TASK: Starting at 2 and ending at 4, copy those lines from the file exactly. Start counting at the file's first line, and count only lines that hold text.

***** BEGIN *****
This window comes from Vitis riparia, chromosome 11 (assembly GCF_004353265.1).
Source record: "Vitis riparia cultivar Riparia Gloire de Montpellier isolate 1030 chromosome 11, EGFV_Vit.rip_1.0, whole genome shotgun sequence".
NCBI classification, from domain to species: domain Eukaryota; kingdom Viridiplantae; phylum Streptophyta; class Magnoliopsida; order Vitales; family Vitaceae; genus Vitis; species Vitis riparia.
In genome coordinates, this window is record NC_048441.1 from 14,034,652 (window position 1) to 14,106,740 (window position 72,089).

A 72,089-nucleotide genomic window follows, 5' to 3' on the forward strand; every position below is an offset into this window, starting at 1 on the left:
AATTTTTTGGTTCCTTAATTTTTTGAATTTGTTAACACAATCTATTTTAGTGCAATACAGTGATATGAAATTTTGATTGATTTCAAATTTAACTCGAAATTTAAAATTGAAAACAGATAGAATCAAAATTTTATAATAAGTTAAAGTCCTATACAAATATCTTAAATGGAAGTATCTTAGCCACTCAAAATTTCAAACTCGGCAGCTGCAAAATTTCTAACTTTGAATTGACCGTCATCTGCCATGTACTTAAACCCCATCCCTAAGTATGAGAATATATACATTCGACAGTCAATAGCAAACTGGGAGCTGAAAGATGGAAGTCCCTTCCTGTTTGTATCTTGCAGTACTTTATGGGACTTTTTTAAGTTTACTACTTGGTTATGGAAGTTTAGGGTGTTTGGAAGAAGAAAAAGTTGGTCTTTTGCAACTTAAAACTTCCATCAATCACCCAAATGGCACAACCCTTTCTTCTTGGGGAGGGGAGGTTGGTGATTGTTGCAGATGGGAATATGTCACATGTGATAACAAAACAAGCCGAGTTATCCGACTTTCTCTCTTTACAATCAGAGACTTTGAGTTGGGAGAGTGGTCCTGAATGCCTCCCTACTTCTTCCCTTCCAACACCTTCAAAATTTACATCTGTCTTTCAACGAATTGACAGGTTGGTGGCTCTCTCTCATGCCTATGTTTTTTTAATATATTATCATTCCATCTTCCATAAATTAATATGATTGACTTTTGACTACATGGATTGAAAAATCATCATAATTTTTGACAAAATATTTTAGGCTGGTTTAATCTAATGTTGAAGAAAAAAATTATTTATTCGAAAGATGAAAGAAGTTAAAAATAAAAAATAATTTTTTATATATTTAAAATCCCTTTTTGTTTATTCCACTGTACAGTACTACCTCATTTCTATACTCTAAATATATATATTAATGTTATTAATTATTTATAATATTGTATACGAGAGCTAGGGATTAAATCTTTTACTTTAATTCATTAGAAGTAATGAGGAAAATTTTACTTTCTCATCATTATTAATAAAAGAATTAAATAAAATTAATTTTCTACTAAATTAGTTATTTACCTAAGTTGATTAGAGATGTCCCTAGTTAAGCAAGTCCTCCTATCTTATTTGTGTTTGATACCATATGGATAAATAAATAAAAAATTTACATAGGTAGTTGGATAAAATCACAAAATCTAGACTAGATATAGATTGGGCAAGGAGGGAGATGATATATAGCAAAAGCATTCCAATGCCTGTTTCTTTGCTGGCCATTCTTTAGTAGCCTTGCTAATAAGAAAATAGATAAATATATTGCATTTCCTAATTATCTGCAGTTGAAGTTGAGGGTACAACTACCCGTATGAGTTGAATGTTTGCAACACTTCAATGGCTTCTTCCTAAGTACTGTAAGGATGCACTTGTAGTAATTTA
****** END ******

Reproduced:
Source record: "Vitis riparia cultivar Riparia Gloire de Montpellier isolate 1030 chromosome 11, EGFV_Vit.rip_1.0, whole genome shotgun sequence".
NCBI classification, from domain to species: domain Eukaryota; kingdom Viridiplantae; phylum Streptophyta; class Magnoliopsida; order Vitales; family Vitaceae; genus Vitis; species Vitis riparia.
In genome coordinates, this window is record NC_048441.1 from 14,034,652 (window position 1) to 14,106,740 (window position 72,089).